OLYMPIA, Wash. (AP) — The state Senate took quick action at the start of the new legislative session, approving a rule change that would make it harder for that chamber to take action on new taxes.
The rule change, filed by Senate Majority Leader Mark Schoesler of Ritzville, would require a two-thirds vote of the Senate for any bill that creates a new tax in order to advance to the chamber floor for a final vote.
It's less sweeping than a plan proposed last week by fellow Republican Sens. Doug Ericksen and Michael Baumgartner, who were seeking that higher threshold for all tax bills.
Currently, a measure passes when 25 of the Senate's 49 members approve it. The proposed rule change would apply only to new taxes being considered by the chamber by requiring two-thirds — or 33 — votes.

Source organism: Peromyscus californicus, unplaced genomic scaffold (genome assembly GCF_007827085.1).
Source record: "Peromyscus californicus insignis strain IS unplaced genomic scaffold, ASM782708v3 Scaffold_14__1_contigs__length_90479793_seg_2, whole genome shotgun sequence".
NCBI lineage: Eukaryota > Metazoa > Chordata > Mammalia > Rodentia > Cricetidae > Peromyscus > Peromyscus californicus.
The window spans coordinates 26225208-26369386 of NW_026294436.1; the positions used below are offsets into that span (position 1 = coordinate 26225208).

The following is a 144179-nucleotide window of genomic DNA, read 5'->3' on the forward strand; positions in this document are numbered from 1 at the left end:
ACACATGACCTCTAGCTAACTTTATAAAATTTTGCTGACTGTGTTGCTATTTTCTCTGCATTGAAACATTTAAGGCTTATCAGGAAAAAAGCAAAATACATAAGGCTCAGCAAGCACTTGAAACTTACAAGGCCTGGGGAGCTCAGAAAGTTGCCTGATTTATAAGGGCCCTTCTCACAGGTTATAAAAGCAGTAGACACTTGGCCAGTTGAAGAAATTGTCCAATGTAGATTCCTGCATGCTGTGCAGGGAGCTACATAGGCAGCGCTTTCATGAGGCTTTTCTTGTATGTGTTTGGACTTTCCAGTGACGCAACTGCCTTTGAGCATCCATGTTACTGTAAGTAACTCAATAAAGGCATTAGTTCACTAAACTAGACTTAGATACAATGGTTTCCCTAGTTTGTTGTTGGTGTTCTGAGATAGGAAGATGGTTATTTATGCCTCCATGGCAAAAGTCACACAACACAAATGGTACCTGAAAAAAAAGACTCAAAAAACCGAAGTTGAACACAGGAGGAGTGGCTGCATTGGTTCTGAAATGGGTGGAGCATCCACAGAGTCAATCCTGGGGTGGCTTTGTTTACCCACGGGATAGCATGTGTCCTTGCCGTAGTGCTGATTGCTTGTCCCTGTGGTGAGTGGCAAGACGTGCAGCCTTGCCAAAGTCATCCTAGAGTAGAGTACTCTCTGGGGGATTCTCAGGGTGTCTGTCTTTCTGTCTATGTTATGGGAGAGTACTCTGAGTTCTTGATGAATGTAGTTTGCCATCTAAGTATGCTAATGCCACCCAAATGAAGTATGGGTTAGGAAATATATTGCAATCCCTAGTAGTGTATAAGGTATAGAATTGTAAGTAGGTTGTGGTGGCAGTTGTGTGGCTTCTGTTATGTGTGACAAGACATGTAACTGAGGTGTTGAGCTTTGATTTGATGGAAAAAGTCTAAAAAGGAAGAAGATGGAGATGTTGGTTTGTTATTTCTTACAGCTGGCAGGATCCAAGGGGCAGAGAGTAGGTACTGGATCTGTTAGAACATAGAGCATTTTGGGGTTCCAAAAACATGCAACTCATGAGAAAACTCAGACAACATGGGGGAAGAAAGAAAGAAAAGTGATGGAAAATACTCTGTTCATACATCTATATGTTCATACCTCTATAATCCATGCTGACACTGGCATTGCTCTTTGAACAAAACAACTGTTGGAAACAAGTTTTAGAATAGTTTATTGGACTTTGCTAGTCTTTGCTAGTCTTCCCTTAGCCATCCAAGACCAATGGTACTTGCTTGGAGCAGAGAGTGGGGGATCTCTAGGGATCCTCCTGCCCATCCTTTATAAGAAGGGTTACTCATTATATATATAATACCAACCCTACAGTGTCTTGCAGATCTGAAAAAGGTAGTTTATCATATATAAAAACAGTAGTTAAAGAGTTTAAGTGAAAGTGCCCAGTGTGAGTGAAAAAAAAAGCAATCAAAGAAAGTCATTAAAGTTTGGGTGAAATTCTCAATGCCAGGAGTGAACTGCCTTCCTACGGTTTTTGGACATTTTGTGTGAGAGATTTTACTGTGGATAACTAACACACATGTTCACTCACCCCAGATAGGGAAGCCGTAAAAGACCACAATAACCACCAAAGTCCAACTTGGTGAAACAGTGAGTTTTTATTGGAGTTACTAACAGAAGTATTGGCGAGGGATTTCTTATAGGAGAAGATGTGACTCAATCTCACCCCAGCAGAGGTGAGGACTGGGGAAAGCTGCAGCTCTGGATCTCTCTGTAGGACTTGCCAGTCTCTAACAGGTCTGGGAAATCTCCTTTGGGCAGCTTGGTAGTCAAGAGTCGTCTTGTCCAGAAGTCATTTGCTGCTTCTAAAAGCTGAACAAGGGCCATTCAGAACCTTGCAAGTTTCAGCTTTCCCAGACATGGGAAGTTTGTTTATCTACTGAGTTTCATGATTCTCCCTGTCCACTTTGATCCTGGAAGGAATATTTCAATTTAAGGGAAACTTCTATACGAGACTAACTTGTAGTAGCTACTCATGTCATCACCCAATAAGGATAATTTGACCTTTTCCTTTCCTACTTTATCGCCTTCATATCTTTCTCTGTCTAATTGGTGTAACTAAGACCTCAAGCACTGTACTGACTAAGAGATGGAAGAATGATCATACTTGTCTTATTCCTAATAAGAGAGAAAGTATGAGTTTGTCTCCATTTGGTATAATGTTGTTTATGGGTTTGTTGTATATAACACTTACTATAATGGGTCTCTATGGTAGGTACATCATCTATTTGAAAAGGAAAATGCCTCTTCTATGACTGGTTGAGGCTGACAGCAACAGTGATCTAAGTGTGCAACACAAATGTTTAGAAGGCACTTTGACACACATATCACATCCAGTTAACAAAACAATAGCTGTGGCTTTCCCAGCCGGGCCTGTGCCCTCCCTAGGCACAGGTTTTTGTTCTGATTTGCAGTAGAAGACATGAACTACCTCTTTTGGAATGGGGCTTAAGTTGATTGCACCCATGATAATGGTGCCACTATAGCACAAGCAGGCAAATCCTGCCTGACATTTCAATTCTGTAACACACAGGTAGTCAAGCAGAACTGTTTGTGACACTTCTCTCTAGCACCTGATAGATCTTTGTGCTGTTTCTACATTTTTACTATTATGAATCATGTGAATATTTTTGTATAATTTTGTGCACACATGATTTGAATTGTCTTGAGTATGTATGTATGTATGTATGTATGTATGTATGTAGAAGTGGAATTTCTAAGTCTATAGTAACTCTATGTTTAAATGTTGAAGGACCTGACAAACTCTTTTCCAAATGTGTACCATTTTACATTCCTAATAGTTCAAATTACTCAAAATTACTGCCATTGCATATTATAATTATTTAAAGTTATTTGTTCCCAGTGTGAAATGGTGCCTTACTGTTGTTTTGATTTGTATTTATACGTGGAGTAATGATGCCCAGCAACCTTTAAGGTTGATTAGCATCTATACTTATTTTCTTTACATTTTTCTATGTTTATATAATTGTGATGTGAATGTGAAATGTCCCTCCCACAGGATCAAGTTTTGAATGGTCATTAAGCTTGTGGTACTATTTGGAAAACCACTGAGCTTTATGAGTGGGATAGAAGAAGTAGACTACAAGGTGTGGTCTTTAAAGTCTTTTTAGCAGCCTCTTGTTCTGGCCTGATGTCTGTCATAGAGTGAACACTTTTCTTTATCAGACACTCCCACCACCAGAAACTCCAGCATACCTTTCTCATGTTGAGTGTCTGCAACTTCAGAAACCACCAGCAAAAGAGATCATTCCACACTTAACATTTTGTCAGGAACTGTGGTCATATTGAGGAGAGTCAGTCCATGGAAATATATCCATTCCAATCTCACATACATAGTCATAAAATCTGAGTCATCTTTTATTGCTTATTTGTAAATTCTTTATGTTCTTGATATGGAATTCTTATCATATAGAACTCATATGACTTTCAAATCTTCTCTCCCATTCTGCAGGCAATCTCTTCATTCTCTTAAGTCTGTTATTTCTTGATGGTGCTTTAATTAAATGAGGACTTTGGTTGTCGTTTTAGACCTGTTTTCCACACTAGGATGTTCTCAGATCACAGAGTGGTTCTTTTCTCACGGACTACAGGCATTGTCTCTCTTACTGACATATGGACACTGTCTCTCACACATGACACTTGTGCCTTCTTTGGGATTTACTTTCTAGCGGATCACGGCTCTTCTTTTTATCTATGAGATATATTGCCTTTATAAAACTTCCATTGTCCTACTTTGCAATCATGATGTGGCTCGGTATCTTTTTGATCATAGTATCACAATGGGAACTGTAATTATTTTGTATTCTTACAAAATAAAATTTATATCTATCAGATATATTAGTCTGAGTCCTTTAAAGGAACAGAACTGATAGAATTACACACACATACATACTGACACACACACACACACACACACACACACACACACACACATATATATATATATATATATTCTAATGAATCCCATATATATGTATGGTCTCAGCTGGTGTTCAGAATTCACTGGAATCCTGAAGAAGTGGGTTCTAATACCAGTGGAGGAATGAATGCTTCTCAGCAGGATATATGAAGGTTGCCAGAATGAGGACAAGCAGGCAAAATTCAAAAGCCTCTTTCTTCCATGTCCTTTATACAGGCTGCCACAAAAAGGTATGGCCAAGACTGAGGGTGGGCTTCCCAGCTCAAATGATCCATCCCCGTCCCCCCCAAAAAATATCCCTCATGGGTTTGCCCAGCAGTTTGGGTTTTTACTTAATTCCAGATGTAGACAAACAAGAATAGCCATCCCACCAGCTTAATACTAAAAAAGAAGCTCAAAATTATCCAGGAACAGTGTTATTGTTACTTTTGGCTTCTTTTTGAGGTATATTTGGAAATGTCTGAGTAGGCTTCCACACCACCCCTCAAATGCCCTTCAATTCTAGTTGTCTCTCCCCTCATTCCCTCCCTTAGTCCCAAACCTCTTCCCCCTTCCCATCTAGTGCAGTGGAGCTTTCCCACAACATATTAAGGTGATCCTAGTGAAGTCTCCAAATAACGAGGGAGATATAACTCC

Under the rule change, if a referendum clause that requires a public vote is attached to the bill, only a simple majority vote of 25 votes would be required.
The 105-day legislative session began Monday afternoon in Olympia with a contempt order by the state Supreme Court hanging over lawmakers' heads and disagreement over how to respond to it.
Democrats and Gov. Jay Inslee say more revenues are needed for a projected shortfall of more than $2 billion. Republicans say the state has enough for existing services and education, and that the focus shouldn't be on higher taxes, but efficient spending.
Lawmakers also must still address pressing issues on transportation and potential changes to the state's medical marijuana system to bring it in line with the legal recreational system.
Gov. Jay Inslee is set to give his state of the state speech on Tuesday.